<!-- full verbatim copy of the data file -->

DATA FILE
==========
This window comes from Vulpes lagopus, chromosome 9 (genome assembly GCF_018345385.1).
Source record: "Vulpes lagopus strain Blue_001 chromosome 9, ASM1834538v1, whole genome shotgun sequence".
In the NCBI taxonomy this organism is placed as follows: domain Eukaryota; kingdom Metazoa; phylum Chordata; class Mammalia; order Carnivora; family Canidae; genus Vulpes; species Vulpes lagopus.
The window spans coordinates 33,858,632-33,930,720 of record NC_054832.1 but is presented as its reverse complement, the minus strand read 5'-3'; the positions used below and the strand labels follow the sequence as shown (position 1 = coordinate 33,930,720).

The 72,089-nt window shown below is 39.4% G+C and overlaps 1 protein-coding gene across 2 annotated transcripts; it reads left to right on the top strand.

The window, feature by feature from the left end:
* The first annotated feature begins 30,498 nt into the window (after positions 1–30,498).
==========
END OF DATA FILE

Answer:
This window comes from Vulpes lagopus, chromosome 9 (genome assembly GCF_018345385.1).
Source record: "Vulpes lagopus strain Blue_001 chromosome 9, ASM1834538v1, whole genome shotgun sequence".
In the NCBI taxonomy this organism is placed as follows: domain Eukaryota; kingdom Metazoa; phylum Chordata; class Mammalia; order Carnivora; family Canidae; genus Vulpes; species Vulpes lagopus.
The window spans coordinates 33,858,632-33,930,720 of record NC_054832.1 but is presented as its reverse complement, the minus strand read 5'-3'; the positions used below and the strand labels follow the sequence as shown (position 1 = coordinate 33,930,720).

The 72,089-nt window shown below is 39.4% G+C and overlaps 1 protein-coding gene across 2 annotated transcripts; it reads left to right on the top strand.

The window, feature by feature from the left end:
* The first annotated feature begins 30,498 nt into the window (after positions 1–30,498).